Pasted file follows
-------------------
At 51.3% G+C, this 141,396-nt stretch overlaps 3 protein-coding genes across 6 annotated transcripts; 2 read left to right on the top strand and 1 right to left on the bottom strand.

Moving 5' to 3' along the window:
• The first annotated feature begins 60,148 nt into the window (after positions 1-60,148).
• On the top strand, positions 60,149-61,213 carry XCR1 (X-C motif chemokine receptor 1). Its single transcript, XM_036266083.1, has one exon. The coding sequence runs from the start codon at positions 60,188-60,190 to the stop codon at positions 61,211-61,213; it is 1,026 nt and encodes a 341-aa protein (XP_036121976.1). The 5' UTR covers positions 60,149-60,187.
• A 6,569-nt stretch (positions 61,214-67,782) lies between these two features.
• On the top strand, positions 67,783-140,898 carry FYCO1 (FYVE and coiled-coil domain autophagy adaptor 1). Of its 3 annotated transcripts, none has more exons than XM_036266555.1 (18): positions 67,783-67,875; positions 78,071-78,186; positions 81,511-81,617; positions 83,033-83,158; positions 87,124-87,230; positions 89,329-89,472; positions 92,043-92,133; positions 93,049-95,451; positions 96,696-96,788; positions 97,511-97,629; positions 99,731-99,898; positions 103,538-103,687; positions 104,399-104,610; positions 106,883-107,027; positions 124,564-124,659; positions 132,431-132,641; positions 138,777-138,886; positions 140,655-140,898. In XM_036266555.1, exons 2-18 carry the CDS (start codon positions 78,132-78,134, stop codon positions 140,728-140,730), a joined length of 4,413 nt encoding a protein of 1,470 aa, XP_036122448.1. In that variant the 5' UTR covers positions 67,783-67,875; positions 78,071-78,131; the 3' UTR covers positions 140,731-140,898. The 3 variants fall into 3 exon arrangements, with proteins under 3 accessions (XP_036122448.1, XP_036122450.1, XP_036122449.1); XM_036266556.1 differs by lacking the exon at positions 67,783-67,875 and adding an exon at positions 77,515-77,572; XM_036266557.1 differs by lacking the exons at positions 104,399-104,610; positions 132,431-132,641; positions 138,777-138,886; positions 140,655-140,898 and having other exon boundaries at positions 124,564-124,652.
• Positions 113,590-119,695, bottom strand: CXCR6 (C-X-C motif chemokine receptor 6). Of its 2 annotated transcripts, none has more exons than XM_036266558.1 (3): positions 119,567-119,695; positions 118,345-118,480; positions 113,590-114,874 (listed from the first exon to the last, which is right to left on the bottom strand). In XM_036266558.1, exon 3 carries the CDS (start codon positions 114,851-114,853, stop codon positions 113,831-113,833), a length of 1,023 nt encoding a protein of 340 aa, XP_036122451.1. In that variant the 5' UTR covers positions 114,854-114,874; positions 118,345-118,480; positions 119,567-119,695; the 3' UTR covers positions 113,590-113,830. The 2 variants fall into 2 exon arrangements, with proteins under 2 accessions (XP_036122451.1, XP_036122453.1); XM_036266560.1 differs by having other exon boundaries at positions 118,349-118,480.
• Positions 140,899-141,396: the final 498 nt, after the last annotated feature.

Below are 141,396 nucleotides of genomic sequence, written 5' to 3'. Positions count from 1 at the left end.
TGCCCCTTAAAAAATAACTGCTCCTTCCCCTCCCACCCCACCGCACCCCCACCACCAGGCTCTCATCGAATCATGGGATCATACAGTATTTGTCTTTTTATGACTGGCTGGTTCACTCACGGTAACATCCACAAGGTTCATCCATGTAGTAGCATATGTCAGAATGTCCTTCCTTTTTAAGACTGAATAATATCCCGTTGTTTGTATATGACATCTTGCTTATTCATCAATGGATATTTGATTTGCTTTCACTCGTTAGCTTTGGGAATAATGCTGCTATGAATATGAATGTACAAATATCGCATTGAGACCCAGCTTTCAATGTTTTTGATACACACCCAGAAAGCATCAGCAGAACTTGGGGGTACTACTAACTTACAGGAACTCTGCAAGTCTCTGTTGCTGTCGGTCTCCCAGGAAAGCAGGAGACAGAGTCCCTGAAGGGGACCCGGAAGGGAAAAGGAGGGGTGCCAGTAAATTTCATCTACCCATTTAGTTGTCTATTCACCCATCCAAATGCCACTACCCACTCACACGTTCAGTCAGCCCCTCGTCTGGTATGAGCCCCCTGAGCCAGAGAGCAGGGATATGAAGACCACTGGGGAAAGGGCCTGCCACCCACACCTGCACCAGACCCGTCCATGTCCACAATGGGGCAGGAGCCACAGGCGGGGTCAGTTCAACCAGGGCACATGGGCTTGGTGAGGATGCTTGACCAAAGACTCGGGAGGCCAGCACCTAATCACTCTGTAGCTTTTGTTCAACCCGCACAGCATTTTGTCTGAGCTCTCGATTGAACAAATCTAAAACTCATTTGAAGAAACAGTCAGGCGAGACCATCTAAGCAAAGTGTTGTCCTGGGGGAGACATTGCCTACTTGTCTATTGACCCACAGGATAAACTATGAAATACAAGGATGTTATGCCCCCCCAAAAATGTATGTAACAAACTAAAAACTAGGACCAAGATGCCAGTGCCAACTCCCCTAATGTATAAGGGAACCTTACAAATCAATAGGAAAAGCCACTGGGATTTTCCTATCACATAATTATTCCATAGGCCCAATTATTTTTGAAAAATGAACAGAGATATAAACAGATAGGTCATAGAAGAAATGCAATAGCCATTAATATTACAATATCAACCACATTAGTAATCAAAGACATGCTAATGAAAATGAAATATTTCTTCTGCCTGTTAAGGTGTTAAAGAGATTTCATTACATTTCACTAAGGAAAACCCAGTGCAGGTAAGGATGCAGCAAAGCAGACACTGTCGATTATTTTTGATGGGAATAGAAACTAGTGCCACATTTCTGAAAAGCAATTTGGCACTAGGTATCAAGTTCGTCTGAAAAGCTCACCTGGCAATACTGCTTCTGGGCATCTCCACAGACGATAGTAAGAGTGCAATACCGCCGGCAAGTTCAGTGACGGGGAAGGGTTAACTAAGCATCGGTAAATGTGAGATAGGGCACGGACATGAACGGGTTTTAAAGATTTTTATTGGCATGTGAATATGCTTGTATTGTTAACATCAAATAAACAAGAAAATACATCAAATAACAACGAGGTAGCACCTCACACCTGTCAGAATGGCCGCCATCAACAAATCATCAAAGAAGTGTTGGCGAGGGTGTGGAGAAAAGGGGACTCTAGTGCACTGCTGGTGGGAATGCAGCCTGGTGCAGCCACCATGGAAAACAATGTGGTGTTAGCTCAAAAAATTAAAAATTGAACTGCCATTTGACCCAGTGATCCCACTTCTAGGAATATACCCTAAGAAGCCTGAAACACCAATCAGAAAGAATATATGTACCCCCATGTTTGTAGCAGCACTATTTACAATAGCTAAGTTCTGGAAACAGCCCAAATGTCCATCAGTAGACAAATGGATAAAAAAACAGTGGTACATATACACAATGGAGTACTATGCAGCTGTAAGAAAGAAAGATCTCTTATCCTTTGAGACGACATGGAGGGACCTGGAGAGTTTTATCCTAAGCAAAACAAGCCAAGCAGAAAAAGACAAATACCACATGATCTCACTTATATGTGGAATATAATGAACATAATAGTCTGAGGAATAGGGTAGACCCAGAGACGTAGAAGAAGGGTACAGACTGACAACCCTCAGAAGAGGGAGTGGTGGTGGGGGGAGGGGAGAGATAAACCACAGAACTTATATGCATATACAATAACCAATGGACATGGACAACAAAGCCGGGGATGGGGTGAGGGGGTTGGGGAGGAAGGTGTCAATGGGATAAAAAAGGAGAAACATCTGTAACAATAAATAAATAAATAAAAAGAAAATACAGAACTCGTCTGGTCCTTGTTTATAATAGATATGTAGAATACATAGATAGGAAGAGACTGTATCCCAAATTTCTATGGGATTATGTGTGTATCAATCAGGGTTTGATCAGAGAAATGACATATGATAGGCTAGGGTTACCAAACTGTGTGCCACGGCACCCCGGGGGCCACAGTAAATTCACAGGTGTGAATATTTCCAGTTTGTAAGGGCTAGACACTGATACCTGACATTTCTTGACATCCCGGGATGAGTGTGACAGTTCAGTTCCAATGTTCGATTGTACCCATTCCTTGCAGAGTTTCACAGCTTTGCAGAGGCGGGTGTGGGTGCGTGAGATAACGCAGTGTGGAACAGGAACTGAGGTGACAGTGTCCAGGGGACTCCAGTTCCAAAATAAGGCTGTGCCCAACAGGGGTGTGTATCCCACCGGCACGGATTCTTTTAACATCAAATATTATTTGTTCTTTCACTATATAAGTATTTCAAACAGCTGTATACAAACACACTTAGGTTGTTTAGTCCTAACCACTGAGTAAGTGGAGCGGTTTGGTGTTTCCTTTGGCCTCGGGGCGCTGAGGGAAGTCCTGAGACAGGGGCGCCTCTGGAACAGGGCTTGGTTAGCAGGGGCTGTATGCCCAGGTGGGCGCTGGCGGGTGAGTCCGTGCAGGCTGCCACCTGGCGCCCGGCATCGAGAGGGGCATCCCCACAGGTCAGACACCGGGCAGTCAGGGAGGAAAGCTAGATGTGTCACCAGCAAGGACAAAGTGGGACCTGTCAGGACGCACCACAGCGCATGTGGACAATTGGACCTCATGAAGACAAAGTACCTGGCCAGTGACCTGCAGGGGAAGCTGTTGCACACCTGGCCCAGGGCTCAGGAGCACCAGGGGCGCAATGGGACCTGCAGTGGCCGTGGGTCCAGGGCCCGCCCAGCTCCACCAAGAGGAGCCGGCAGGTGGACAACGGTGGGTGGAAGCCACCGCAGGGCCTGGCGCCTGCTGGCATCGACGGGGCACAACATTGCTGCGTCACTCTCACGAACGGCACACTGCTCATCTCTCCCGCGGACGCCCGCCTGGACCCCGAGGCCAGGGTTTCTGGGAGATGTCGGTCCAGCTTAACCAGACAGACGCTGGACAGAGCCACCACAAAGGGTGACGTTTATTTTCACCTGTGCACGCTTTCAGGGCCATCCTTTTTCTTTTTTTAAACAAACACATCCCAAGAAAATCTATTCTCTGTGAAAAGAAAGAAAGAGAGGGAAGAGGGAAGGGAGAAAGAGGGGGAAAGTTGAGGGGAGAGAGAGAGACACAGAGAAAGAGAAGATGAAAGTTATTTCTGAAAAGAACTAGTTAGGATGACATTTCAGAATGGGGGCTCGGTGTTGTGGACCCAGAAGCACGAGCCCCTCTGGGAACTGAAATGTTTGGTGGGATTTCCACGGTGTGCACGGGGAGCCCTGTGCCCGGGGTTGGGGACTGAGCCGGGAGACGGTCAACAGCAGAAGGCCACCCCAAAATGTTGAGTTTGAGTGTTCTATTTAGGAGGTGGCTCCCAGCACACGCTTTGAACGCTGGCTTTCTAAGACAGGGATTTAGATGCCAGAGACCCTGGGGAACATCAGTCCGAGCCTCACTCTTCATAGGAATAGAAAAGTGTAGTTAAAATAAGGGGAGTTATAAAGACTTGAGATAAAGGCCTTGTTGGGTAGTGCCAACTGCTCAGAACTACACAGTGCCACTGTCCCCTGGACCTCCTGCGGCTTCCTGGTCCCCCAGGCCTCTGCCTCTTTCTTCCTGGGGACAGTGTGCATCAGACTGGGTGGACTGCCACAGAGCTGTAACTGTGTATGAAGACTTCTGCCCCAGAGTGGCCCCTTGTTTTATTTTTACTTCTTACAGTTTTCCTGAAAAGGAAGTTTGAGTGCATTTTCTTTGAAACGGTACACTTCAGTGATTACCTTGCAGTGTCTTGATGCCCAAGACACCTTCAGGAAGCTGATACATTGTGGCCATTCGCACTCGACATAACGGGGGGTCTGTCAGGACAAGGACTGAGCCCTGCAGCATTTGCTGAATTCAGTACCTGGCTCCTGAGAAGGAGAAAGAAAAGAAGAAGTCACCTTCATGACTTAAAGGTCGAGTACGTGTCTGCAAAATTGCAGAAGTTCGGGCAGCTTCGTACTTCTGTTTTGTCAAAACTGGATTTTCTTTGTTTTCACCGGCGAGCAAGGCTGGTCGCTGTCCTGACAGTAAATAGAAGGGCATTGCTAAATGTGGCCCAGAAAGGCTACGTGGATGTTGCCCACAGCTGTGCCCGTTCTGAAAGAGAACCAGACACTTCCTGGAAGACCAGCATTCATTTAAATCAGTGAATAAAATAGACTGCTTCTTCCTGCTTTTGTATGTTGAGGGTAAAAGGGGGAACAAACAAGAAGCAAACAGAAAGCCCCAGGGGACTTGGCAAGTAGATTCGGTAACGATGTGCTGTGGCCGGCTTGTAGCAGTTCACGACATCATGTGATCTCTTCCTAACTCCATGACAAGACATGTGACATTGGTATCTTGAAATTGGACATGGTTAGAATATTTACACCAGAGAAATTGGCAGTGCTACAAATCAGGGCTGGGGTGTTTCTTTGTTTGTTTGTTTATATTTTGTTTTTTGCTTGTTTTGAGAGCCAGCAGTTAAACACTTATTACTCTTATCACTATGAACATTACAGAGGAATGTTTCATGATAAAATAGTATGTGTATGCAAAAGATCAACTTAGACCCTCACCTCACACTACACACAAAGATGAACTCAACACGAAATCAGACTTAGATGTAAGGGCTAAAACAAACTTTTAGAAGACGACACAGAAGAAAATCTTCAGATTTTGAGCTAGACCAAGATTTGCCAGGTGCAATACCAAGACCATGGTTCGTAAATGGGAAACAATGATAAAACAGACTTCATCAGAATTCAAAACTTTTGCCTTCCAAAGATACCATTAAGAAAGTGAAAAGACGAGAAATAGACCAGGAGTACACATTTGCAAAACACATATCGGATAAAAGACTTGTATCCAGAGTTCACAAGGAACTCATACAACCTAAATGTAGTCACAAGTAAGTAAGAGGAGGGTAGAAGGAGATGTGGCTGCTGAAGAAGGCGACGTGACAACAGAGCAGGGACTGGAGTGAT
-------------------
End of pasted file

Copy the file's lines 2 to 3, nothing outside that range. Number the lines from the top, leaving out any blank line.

Moving 5' to 3' along the window:
• The first annotated feature begins 60,148 nt into the window (after positions 1-60,148).